Chiara Lubich is the foundress of the Focolare Movement (The Work of Mary) and is regarded as one of the most influential spiritual leaders of the twentieth century. Born in 1920 in Northern Italy and baptized Silvia Lubich, she experienced a profound religious awakening at the age of 19 during a trip to the Shrine of Loreto, traditionally known as Holy Family’s home. Silvia was inspired by the radical life of St. Clare of Assisi and became a Third-Order Franciscan, taking the name Chiara after her patron. When Chiara was 23, she was traveling to buy milk in a nearby neighborhood when she heard God say to her, “Give yourself totally to me.” At once, she requested permission to consecrate herself entirely to God and did so on December 7th, 1943.
Many young people became attracted to Chiara’s great desire to place God at the center of her life and to live the Gospel radically. They began to meet regularly and soon formed the first focolare (Italian for “hearth”), which is a community composed of single consecrated women or men that lives and prays together. Members of a focolare, although consecrated, remain in the world as lay people and are committed to bringing peace and hope to all societies. They serve in a variety of capacities, from working in the United Nations to aiding the sick and poor in villages and cities. The Focolare Movement also has volunteers who are drawn to Chiara’s “spirituality of unity” and who are dedicated to renewing society through the witness of their lives and involvement in family, work, and politics. The movement was described by Chiara as a community “in the image of the Family of Nazareth, composed of consecrated and married people in the midst of the world, all of them given totally to God, though in different ways.”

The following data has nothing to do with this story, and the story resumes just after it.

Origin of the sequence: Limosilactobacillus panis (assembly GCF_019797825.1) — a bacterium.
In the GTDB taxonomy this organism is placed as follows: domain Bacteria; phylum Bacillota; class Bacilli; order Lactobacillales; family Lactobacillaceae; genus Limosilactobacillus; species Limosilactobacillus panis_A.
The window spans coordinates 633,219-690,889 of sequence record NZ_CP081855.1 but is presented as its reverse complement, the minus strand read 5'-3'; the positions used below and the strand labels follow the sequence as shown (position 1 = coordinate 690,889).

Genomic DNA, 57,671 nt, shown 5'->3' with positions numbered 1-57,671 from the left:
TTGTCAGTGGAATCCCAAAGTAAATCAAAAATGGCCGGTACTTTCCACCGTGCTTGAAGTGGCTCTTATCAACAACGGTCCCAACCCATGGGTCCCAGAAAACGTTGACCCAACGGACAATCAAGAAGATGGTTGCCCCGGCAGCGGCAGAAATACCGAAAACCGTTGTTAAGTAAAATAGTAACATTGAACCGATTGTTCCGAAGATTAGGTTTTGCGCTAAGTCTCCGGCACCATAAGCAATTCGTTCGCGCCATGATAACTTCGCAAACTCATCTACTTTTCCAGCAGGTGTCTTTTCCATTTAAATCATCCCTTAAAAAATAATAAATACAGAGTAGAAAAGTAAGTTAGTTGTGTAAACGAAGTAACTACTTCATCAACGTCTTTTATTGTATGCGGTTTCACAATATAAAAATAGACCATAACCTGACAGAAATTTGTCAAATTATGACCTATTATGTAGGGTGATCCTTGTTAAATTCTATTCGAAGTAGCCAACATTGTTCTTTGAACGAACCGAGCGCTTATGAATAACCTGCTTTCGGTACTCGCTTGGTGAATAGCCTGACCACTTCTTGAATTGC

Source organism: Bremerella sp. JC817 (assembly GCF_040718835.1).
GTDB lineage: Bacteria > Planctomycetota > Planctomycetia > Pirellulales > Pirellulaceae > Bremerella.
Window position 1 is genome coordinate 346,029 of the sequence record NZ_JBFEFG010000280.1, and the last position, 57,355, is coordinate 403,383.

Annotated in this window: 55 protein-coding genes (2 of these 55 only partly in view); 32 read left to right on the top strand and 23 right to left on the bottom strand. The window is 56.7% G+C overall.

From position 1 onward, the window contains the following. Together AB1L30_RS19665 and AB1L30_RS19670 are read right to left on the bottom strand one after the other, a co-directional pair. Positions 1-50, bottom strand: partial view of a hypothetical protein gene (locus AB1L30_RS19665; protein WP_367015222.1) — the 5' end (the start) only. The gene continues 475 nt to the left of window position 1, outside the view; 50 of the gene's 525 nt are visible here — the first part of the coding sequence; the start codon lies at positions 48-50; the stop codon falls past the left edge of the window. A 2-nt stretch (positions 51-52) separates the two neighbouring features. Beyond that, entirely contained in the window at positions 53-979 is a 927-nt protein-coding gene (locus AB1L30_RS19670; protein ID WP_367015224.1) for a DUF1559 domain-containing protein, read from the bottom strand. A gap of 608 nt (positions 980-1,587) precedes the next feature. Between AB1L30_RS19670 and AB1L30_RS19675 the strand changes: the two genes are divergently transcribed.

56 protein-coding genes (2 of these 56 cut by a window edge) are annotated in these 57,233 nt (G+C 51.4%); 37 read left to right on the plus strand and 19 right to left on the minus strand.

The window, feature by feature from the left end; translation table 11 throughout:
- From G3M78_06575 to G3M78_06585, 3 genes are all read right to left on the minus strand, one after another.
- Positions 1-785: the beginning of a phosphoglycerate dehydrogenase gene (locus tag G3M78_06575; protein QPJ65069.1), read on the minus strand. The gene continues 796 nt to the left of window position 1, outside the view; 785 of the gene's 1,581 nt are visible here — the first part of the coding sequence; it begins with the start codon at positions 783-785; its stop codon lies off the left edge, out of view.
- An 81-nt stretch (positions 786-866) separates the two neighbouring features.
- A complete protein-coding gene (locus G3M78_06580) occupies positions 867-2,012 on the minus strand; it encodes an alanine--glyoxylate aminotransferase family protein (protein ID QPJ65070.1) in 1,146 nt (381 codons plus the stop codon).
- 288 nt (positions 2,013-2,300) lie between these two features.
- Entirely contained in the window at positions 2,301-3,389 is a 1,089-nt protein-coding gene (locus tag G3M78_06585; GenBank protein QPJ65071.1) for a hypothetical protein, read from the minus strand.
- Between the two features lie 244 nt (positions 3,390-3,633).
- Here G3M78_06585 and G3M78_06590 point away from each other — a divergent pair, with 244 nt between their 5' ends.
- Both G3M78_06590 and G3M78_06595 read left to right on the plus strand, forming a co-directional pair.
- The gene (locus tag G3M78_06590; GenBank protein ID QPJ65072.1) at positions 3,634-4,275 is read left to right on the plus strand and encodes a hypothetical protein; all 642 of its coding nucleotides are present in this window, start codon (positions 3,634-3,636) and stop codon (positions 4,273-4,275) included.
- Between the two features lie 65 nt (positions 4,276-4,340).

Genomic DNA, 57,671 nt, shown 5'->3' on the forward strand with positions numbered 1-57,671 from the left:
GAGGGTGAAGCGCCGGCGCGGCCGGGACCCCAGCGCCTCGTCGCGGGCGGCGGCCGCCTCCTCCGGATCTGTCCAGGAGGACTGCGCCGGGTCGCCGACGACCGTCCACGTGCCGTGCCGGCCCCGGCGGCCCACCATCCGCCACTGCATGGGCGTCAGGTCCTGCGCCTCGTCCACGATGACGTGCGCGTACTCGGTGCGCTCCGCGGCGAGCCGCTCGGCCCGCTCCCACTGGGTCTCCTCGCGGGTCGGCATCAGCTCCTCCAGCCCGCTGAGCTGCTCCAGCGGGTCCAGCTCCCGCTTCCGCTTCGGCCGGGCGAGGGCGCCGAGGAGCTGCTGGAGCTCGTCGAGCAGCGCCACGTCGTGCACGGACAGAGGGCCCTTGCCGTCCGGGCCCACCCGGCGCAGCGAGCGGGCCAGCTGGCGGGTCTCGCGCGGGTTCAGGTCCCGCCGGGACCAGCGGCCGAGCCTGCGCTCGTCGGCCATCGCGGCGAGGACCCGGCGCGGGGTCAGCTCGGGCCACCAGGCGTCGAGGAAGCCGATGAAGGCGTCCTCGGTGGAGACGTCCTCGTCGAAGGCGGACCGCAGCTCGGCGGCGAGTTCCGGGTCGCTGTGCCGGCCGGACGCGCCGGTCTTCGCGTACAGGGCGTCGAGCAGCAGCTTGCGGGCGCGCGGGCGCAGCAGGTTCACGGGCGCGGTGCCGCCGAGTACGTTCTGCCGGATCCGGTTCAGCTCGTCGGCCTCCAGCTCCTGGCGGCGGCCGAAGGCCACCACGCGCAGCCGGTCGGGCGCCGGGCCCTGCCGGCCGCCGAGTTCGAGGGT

“Doing what God wants from us, moment by moment, we will find that it satisfies us fully. It gives peace, joy, happiness and, indeed, a foretaste of heaven.”
Chiara continued to teach elementary school until World War II interrupted her work and studies. During the air attacks on her home city of Trento, Chiara and her companions would gather to pray in air-raid shelters and then worked to serve those injured and abandoned by the bombings. Chiara wrote: “Is there an ideal that does not die, that no bombs can destroy, an ideal we can give our whole selves to? Yes, there is. It is God.”
The Focolare Movement has spread rapidly throughout the world, embracing peoples of all faiths and none at all, opening new channels of ecumenical dialogue. Today it is present in 182 countries and has over 140 thousand members and about 2 million followers. At her death in 2008 at the age of 88, Chiara was noted by the New York Times as “one of the most influential women in the Roman Catholic Church.” Chiara recognized that the success of the Focolare Movement was entirely the work of God, and that she was His humble instrument. She wrote, “Doing what God wants from us, moment by moment, we will find that it satisfies us fully. It gives peace, joy, happiness and, indeed, a foretaste of heaven.”